10-5-10 October 5 Update



Volumes 20 and 21 are now online: www.spysoftballthemagazine.com.

Volume 20, which had to be restructured after an error eliminated all of the feature pages, has been republished.  The Volume contains photos: USA XII World Championship Team; USA KFC Championship Team; Junior Women’s National Team; ESPN Rise Premier Championship team – So Cal Athletics; ASA Gold Nationals championship team – East Cobb Bullets; and NCAA World Series champion – UCLA Bruins.  Plus, a tribute to the American soldier.

Volume 21 contains guidance from coaching authorities like Cindi Bristow and Canadian Coach Marc,  an analysis of the Women’s Majors controversy; and articles on aerobic exercises and proper care of equipment.


Interesting (and divided) answers are coming in via Facebook and SPY updates on the two questions we posed relative to early verbals and contributions to USA national teams.


Lauren Ainsley (2011 Pitcher) from La Vernia,Texas who is currently playing with the Wichita Mustangs committed to Texas A&M University. College Station.

DeMarini Zephyrs
Haley Hansel 2012 OF Ball State University/Blue Valley Southwest High School

Bears 18 Gold player commitments:

Cassie Waggy (2011) East Union High, Manteca, CA committed to Lehigh University

Tori Kobold (2011) Clayton Valley High, Concord, CA has committed to San Diego  State University


EUGENE – University of Oregon softball head coach Mike White announced Monday that the program is excited to add Blake Miller as an assistant coach for the 2010-11 season.

The 10-year college coaching veteran joins the Ducks after serving as head coach at Texas A&M-Kingsville the past three seasons. In prior stints, he served as the head coach at Darton College (2006-07) and an assistant coach at East Tennessee State (2005), Missouri Western State (2004) and Mesa State (2001-03).

“We‘re thrilled to add someone of Blake’s caliber to our coaching staff,” White said. “As a U.S. National Team member he was known for his competitiveness and was a leader by example. His versatility on the field and at the plate were impressive, as was his intelligence on the field – he looked for the little things which are big in our game. Adding in his experience as a head coach at two successful Division II programs, he will help our players, particularly our young ones, continually increase their softball knowledge.”

Altogether during his coaching career, he coached two All-Americans, nine Academic All-Americans, and guided four teams to regional bids and one Junior College World Series trip.

His Texas A&M-Kingsville squad went 32-22 in 2009 and climbed as high as 23rd in the national rankings after it won five games against teams ranked top five nationally. In 2010, the Javelinas staked school records in batting (.306), slugging (.470), home runs (34) and on-base percentage (.385), while the ’08 squad paced the Lone Star Conference in stolen bases (88).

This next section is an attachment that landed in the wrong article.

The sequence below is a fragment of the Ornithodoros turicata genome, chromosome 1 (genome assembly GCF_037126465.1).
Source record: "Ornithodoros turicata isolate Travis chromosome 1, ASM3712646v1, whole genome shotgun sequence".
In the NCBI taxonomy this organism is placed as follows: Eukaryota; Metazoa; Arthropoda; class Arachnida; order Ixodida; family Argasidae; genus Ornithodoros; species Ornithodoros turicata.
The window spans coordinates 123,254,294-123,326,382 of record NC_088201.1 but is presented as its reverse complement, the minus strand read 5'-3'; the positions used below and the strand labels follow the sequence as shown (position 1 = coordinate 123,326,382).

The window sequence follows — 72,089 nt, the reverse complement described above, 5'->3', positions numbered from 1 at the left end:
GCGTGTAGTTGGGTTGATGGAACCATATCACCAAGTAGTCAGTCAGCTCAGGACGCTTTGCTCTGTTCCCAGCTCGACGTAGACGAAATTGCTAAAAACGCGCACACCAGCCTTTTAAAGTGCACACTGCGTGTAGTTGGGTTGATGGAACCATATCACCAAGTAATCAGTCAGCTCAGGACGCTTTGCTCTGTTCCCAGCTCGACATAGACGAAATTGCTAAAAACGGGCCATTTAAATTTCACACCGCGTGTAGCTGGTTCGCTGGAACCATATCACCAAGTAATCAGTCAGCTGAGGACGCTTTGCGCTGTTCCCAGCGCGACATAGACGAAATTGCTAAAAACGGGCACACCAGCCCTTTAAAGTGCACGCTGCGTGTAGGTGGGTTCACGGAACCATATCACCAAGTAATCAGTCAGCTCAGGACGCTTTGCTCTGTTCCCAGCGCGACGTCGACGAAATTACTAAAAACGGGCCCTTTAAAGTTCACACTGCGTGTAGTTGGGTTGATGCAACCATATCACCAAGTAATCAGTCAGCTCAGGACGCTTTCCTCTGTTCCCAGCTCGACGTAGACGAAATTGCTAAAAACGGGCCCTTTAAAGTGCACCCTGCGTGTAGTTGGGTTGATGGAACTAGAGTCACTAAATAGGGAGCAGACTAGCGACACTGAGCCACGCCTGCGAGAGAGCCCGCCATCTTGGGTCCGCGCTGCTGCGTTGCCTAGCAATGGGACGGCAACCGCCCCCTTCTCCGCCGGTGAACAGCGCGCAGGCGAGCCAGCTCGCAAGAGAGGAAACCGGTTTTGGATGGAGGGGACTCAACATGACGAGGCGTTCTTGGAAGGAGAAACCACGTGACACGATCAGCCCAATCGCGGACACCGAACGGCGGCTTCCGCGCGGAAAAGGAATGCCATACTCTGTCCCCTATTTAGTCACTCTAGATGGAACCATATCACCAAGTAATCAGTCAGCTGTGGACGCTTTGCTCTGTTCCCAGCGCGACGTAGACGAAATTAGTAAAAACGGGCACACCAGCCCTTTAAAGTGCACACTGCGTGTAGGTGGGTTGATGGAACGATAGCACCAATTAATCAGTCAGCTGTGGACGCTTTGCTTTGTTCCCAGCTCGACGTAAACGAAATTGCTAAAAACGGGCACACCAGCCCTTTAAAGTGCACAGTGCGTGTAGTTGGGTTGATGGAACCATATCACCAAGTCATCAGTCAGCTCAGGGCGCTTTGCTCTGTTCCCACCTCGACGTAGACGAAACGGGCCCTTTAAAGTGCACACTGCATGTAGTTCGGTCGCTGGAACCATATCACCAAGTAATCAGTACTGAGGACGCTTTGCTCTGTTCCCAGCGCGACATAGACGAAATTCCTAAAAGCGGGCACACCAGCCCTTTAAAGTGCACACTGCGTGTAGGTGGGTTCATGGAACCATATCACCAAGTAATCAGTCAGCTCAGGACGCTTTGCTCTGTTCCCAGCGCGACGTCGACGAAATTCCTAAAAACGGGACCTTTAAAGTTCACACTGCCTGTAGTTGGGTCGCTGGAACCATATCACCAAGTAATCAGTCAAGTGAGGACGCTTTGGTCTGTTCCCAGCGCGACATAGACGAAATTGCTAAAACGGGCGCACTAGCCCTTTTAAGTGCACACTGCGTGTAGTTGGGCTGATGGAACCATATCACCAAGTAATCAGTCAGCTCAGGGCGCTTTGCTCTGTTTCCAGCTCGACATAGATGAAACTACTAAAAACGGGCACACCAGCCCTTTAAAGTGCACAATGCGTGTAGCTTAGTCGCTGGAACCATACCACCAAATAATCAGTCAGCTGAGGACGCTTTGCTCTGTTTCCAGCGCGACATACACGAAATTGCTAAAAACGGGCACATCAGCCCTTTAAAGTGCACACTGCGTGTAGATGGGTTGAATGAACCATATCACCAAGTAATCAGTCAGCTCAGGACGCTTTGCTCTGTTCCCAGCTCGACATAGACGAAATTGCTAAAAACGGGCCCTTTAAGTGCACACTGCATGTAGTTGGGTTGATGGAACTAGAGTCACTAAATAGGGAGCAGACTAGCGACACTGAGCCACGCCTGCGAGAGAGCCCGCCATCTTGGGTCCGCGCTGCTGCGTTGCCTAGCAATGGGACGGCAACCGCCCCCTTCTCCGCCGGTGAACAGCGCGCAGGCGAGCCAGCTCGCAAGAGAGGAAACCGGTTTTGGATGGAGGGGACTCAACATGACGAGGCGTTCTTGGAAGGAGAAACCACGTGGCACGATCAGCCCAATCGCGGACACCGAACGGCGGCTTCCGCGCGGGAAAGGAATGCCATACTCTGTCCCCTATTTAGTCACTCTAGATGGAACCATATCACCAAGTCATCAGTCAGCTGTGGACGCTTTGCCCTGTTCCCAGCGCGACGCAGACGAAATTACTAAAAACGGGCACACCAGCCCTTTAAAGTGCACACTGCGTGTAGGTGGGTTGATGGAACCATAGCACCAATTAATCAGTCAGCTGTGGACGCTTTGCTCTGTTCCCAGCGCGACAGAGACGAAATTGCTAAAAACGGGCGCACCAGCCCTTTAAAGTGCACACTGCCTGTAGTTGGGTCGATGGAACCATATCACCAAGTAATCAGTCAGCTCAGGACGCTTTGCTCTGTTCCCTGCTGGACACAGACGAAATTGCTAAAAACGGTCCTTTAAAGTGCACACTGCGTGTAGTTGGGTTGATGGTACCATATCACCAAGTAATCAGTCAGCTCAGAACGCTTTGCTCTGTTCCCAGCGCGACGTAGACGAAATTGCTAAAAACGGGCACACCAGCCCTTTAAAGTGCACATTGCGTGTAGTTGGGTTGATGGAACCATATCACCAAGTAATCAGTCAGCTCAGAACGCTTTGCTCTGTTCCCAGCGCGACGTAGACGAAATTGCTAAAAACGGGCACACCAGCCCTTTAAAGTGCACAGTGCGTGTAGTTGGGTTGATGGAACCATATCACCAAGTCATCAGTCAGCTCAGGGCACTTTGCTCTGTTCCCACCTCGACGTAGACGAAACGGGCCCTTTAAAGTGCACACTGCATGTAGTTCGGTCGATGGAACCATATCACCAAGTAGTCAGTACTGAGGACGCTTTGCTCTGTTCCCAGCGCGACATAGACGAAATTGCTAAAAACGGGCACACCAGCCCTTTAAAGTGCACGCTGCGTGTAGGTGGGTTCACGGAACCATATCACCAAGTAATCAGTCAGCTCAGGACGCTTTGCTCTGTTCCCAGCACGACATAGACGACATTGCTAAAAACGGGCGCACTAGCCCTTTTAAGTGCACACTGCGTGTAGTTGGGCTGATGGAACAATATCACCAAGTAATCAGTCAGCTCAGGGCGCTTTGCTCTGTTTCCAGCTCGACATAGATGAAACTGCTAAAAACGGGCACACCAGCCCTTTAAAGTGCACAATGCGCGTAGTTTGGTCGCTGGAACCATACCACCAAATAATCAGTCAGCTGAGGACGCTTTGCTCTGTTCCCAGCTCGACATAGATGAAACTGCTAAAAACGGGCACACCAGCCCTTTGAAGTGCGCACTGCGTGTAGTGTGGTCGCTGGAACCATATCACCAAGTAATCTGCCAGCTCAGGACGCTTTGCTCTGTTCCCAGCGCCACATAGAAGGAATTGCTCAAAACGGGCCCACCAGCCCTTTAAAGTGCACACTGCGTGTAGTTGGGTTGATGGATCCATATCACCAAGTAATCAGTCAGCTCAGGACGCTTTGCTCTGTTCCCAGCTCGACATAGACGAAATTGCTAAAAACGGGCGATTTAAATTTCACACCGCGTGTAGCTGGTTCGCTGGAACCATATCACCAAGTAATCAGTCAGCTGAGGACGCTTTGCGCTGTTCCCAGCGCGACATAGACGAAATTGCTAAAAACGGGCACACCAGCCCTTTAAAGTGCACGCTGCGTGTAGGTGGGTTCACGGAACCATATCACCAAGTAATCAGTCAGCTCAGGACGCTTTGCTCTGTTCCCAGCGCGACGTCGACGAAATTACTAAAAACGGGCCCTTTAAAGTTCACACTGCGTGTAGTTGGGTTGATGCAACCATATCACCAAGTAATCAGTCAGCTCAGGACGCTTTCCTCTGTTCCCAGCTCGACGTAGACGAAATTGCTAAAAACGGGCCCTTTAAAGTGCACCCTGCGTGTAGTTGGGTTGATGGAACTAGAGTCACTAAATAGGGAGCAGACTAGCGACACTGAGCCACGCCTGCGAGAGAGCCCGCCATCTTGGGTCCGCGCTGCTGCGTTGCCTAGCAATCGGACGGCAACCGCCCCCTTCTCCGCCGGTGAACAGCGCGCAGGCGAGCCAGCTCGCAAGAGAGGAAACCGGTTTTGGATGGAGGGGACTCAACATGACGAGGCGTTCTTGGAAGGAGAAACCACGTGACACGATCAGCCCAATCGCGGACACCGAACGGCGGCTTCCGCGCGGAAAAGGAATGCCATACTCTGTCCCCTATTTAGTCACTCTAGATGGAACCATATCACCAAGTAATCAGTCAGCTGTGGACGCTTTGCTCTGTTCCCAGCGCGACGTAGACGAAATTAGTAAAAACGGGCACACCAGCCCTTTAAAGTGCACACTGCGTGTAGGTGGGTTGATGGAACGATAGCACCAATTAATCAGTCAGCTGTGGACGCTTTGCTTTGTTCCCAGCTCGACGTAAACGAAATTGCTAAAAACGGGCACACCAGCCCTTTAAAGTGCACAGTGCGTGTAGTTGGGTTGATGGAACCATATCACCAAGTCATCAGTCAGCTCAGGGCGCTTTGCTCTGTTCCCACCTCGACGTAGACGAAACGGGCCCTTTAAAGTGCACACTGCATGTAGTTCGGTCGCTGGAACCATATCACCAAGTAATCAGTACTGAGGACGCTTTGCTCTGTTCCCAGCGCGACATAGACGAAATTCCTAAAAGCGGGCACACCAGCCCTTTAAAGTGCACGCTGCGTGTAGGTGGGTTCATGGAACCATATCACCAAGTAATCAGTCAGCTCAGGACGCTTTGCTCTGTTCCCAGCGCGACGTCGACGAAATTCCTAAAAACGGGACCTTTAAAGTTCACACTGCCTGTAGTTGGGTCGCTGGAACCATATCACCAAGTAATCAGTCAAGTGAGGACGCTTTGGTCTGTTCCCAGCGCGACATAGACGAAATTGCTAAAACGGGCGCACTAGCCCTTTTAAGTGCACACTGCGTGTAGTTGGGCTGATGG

Fastpitch softball fans are also familiar with Miller as a seven-time member of the USA Men’s National Team. In his 15 years at the professional level, he was a four-time, first-team All-American, and helped the U.S. capture a gold medal in the 2002 Pan American Qualifier in Guatemala City, Guatemala, and a silver medal in the 2003 Pan-American Games in Santo Domingo, Dominican Republic.


After past elections, Venezuelan strong man Caesar Chavez would appear on a balcony of the presidential palace and declare the voting to be an affirmation of his leadership.  This past week, at the conclusion of an election in which Chavez sought a two-thirds majority in the parliament which would have given him absolute control to continue nationalizing industries, rewarding his friends, and punishing his enemies, opposition forces had denied him such an absolute majority and he must now consult with the legislators.  The beginning of the end? Hopefully.  Chavez did not appear on the balcony with a proclamation; he confirmed the results on Twitter.


There is no such universal as a secret in Washington.  Indeed, we used to say that Top Secret meant that the government had at least 24 hours to act on a decision before it was published in the New York Times and Washington Post.  There are simply too many people – in the White House, various departments like State, Defense, Justice and Treasury, not to mention the greatest sieve of them all – the United States Congress – who weigh every secret for its potential value to them personally or to the causes they espouse.